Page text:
I am sure you agree that hope is in short supply right now.  Like the colliding weather systems that made Hurricane Sandy such an awesome and destructive power across the Caribbean and North America, it is as if many different kinds of turbulence have come together in this decade to make things appear even more precarious than they were before.  I am thinking of the economic chaos whose millions of victims are the voiceless poor and those with least resources to withstand its angry shocks; and of the recognition of how close we are to irreversible climate change; and of the relentless conflicts tearing apart the Arab world; and of the failure of powerful wealthy nations to make lasting inroads into global poverty. I could go on.  If the church can speak a single word into this state we are in, it must surely be hope: daring to look both into ourselves and beyond ourselves for the power to give us back our dignity, rebuild fragmented societies and mend a broken world.

And if hope is needed to transform the big story of the world and its future, it is also needed to transform the little stories of our personal lives and relationships.  I say little: but they are not little to us. Each day many face fightings within and fears without that constitute a powerful undertow dragging us away from the light and immortality for which we were made. Physical or mental illness, ageing, misfortune, broken relationships, addictive behaviour, unhealed memories, loss: these are our personal equivalents of the global threats that on good days we try to pretend are not as bad as we had feared, and on less good days have the capacity to paralyse us with the thought that one day this little light of ours will be put out for ever.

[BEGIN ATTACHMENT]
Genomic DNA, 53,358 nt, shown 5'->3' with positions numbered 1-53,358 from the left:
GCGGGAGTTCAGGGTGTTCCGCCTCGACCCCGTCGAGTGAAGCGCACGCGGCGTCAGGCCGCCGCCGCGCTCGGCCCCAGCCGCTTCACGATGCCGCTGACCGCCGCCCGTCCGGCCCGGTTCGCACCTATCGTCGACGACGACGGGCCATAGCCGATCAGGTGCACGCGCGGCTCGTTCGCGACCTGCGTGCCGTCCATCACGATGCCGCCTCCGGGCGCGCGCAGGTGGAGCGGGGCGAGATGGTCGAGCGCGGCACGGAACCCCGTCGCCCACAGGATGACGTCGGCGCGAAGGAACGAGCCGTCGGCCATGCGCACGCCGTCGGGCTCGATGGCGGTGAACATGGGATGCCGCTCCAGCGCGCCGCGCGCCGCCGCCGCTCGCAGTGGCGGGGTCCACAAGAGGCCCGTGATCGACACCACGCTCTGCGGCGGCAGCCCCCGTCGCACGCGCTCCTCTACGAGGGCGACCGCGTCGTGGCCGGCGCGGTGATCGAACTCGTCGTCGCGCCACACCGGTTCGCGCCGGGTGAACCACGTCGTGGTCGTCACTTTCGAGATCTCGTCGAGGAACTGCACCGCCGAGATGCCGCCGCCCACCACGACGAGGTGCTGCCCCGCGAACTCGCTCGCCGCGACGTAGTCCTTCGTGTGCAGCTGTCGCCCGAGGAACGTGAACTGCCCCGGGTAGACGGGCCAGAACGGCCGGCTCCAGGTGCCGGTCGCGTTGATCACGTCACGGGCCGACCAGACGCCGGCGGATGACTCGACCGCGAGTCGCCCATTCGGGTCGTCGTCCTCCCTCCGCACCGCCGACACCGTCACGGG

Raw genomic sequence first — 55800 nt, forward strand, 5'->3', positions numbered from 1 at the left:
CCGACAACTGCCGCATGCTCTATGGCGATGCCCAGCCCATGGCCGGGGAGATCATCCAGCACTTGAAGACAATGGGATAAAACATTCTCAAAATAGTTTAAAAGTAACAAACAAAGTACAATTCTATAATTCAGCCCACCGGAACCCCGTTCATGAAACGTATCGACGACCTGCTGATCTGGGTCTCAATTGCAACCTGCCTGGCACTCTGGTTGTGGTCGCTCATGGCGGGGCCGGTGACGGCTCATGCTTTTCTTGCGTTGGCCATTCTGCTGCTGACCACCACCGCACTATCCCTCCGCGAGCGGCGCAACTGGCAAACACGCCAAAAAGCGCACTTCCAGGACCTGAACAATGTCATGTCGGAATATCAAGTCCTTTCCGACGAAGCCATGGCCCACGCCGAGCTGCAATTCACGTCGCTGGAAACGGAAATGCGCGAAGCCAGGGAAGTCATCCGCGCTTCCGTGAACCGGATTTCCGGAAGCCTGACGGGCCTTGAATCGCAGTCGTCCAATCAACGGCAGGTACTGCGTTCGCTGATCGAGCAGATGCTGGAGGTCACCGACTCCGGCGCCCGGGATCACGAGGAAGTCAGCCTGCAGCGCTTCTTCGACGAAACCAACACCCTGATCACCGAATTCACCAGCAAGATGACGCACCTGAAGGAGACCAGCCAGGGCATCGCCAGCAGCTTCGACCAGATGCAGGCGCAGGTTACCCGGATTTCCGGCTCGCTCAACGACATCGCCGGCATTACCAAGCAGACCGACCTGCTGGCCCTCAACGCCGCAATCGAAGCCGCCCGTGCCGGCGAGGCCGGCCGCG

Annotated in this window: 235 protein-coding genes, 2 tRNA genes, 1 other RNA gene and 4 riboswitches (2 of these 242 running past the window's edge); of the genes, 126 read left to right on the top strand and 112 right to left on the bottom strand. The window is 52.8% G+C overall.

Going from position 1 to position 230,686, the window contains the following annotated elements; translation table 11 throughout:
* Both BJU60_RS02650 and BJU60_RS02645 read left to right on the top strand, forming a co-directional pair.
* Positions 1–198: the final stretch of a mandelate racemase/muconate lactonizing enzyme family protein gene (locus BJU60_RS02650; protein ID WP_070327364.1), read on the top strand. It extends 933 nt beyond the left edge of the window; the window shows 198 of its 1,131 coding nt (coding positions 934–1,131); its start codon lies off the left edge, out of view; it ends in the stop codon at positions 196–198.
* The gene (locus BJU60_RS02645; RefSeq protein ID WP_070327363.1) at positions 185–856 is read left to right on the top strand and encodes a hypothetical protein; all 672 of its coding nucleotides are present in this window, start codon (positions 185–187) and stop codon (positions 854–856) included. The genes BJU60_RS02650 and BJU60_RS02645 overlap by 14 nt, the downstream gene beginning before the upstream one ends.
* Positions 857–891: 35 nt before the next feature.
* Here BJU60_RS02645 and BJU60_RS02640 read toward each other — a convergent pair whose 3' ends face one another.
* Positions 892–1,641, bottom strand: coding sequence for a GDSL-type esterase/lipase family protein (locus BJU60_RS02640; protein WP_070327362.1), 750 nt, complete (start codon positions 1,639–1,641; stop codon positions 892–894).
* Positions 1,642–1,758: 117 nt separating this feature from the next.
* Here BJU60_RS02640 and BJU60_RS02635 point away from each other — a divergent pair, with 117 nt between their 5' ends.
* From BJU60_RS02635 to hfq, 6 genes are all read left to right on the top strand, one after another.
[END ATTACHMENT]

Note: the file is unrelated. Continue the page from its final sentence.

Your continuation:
This makes All Saints’ tide all the more of a gift.  At this time of year, the liturgy invites us to celebrate those who were and are lights in the world.  It says to us: notice what fills the pages of history and what is all around you today: the goodness, the graciousness, the joy, the perseverance, the charity of the people we call saints.  Sainthood is not the sentimental whitewashing of a human life to make it seem something that it isn’t.  Nor is it often heroic, as if the only way of holiness is to scale Himalayan peaks of faith, discipline and good works.  The secret lies in the ordinary, the commonplace, the everyday.  Pusey said that sanctity doesn’t mean doing extraordinary things, but doing ordinary things in extraordinary ways.  ‘Extraordinary’ means doing them for God, making drudgery divine:  The saints are emblems of hope: because they light little fires in dark rooms and inspire us to go on believing, trusting, hoping against hope in the God who makes all things new as our reading puts it.. 

One of these is death itself, the last enemy that we have faced on All Souls’ Day.  Today’s gospel tells of how Jesus raises Lazarus back to life.  Bethany where Mary, Martha and Lazarus lived was a favourite place for Jesus.  There he found what he had had to renounce for the sake of his ministry: friendship, family and foyer, the warmth of care and affection, a place to call home.  So Lazarus’ death is a blow not just for his own family but for Jesus too: ‘see how he loved him’ they say.  St John uses this story as an introduction to his account of the death and resurrection of Jesus that makes up the rest of the gospel.  It’s a kind of visual aid: the man who died and came back from the dead announces what Jesus himself is about to do, only more gloriously, for when Jesus comes back from the dead, all things will begin to become new for he will be alive for ever.